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Background and Aims: Remote sensing (RS) and atmospheric transport (AT) modeling are increasingly used for exposure assessment in epidemiological and health burden studies. Here we aimed to assess whether modeled estimates of fine particulate matter from RS and AT differed from models based only on ground information in the health risks associated with exposure.
Methods: We geocoded the baseline residential address of 669,047 American Cancer Society Cancer Prevention II (ACS CPS-II) Cohort subjects and assigned several exposure models to them. These estimates included a PM2.5 model based on RS retrievals (resolution ~ 9.8 km girds), an Environmental Protection Agency Hierarchical Bayesian Model (HBM) that combines atmospheric chemistry models with ground observations (~36 km), a gesotatistical kriging model based on ground observations (~ 9.8 km), a hybrid land use regression model using only ground-based inputs, and another land use regression model that combined ground-based information with the retrievals (assigned to the geocoded point). We used Cox proportional hazards regression to examine associations with mortality from diseases of the circulatory system (plus diabetes) while controlling for likely confounders (e.g., smoking history). Follow up went from 1982 to 2004. Exposure models were averaged for the years 2002-2004.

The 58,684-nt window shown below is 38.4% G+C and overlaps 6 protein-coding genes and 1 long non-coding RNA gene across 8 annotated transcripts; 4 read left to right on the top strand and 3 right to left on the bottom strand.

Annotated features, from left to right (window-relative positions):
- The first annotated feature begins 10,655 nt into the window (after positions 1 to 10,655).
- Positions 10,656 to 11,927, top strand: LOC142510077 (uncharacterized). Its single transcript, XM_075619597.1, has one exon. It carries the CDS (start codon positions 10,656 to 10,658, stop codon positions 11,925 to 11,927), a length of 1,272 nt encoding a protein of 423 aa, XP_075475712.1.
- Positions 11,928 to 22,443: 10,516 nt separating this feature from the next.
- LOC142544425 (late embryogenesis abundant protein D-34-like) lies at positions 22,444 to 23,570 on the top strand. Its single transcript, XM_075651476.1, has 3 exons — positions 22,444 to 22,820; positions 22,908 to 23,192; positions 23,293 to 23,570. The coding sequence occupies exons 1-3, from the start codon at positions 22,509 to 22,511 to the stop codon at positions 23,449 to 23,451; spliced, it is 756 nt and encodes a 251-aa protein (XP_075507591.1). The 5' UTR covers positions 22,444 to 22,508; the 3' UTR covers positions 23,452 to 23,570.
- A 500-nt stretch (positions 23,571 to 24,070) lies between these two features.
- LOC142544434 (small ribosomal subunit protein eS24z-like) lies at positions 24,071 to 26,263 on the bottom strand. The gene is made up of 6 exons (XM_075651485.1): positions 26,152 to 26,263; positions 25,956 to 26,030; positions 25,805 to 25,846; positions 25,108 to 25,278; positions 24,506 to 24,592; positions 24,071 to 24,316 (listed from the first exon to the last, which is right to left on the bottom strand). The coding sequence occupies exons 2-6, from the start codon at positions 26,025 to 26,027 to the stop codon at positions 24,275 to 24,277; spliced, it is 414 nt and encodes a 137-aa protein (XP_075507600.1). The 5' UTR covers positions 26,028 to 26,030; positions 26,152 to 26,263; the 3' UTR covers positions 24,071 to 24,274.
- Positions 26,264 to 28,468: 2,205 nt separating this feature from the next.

Results: Relative risks are reported over a 10 ug/m3 exposure increment. Health effects differed between the models, with the smallest risks being observed for the remote sensing models (relative risks or RR = 1.05, 95% CI: 1.03-1.07) and the EPA model (RR = 1.09, 95% CI: 1.06-1.11). Results from the geostatistical model and the hybrid land use regression that included remote sensing information were larger and similar to each other (significant RR = 1.12). The largest risks were observed for the land use regression model that included only ground-based information and whose most significant predictor was traffic within 1 km of monitor (RR = 1.15, 95% CI: 1.13-1.18).
Conclusion: Those exposure estimates using ground-based information had larger risks that either the RS or the AT models, which both predicted over relatively large areas. Smaller effects from these models may have resulted from their inability to detect fine-scale variations from emission sources such as traffic.